He and two others were appointed “wearesmen” or official river fishermen for Dover for life and were required to supple the town and the church from their catch.

In 1647 and 1650 he was granted the right to erect a sawmill and went into the timber business with Rich Waldron, and in 1652 he was granted the right to the use of  certain lands.

He sold half of his timber and water rights to Peter Coffin who was his son in law, in 1653.

Edward served on a six man committee to settle a boundary dispute between Dover and Kitter in 1654, and was one of the commoners chosen to lay out the boundary between the towns.

Edward was prosecuted for taking on Baptist beliefs and pronouncing the concept that baptism should not take place until a child was old enough to decide for themselves.  His religious views were disturbing to the colony, though he was a Quaker his religious views were not acceptable to his fellow townsmen.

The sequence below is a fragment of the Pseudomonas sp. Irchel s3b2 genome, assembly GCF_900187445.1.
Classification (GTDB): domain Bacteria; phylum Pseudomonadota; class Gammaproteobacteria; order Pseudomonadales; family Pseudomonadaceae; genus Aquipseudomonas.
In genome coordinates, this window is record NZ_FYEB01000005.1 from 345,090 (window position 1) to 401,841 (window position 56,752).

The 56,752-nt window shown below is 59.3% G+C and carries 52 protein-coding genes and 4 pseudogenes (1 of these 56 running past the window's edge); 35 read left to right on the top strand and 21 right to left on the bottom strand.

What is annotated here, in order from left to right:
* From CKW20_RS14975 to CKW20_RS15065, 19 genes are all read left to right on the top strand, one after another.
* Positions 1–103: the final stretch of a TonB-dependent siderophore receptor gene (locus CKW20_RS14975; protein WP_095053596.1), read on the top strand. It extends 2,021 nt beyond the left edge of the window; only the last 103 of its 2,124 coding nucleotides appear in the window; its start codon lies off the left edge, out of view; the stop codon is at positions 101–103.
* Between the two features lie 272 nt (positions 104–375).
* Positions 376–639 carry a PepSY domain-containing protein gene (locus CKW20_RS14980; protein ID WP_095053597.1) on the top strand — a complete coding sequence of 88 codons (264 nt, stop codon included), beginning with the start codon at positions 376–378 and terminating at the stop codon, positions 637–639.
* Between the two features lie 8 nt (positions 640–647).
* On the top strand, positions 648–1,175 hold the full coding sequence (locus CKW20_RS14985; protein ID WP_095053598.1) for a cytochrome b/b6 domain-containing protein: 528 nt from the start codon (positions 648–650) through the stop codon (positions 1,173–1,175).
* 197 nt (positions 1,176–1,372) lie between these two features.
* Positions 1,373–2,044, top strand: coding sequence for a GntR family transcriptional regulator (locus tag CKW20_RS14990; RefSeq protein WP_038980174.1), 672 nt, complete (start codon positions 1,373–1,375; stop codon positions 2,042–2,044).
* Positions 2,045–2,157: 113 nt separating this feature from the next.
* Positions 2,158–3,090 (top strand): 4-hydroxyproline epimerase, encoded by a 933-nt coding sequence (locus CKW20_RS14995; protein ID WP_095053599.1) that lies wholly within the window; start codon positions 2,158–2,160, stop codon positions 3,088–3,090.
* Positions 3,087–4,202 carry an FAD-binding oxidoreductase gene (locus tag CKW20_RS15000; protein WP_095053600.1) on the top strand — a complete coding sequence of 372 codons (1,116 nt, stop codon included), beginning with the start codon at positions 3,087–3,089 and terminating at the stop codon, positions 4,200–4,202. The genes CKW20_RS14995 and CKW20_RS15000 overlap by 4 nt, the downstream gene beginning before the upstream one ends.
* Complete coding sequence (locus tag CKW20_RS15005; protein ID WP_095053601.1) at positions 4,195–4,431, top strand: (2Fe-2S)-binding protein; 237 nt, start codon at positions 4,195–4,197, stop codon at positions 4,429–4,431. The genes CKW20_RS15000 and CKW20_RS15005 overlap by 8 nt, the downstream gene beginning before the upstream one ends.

In ” Provincial Papers of New Hampsbire,” we find the following:

” Oct. 18, 1648. — The Court being informed of great misdemeanor Committed by Edward Starbuck of Dover with profession of Anabaptism for which he is to be proceeded against at the next Court of Assistants if evidence can be prepared by that time & it being very farre for witnesses to travill to Boston at that season of the year, It is therefore ordered by this Court that the Secretary shall give Commission to Capt. Thomas Wiggan & Mr Edw. Smyth to send for such persons as they shall have notice of which are able to testify in the sd. cause & to take their testimony uppon oath & certifie the same to the secretary so soon as may be, that further proceedings may be therein, if the cause shall so require.”

As a result he was heavily fined. There was no separation for church and state then and the puritans who ran the colony were intolerant of people like the Anabaptists.